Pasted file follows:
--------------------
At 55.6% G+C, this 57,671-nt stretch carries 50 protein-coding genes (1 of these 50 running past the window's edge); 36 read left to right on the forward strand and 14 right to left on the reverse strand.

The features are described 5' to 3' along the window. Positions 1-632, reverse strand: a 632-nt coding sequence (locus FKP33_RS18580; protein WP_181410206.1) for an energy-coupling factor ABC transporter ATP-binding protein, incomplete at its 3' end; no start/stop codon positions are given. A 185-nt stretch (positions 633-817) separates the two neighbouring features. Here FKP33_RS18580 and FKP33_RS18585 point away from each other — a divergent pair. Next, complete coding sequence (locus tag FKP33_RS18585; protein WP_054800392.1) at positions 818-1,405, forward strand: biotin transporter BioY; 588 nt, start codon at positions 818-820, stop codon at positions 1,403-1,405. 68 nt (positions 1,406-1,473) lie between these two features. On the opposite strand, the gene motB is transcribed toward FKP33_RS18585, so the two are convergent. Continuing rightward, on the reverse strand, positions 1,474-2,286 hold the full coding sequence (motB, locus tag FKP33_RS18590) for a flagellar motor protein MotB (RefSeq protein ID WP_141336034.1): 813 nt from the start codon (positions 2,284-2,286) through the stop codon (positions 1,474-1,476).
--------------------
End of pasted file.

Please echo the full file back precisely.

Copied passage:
At 55.6% G+C, this 57,671-nt stretch carries 50 protein-coding genes (1 of these 50 running past the window's edge); 36 read left to right on the forward strand and 14 right to left on the reverse strand.

The features are described 5' to 3' along the window. Positions 1-632, reverse strand: a 632-nt coding sequence (locus FKP33_RS18580; protein WP_181410206.1) for an energy-coupling factor ABC transporter ATP-binding protein, incomplete at its 3' end; no start/stop codon positions are given. A 185-nt stretch (positions 633-817) separates the two neighbouring features. Here FKP33_RS18580 and FKP33_RS18585 point away from each other — a divergent pair. Next, complete coding sequence (locus tag FKP33_RS18585; protein WP_054800392.1) at positions 818-1,405, forward strand: biotin transporter BioY; 588 nt, start codon at positions 818-820, stop codon at positions 1,403-1,405. 68 nt (positions 1,406-1,473) lie between these two features. On the opposite strand, the gene motB is transcribed toward FKP33_RS18585, so the two are convergent. Continuing rightward, on the reverse strand, positions 1,474-2,286 hold the full coding sequence (motB, locus tag FKP33_RS18590) for a flagellar motor protein MotB (RefSeq protein ID WP_141336034.1): 813 nt from the start codon (positions 2,284-2,286) through the stop codon (positions 1,474-1,476).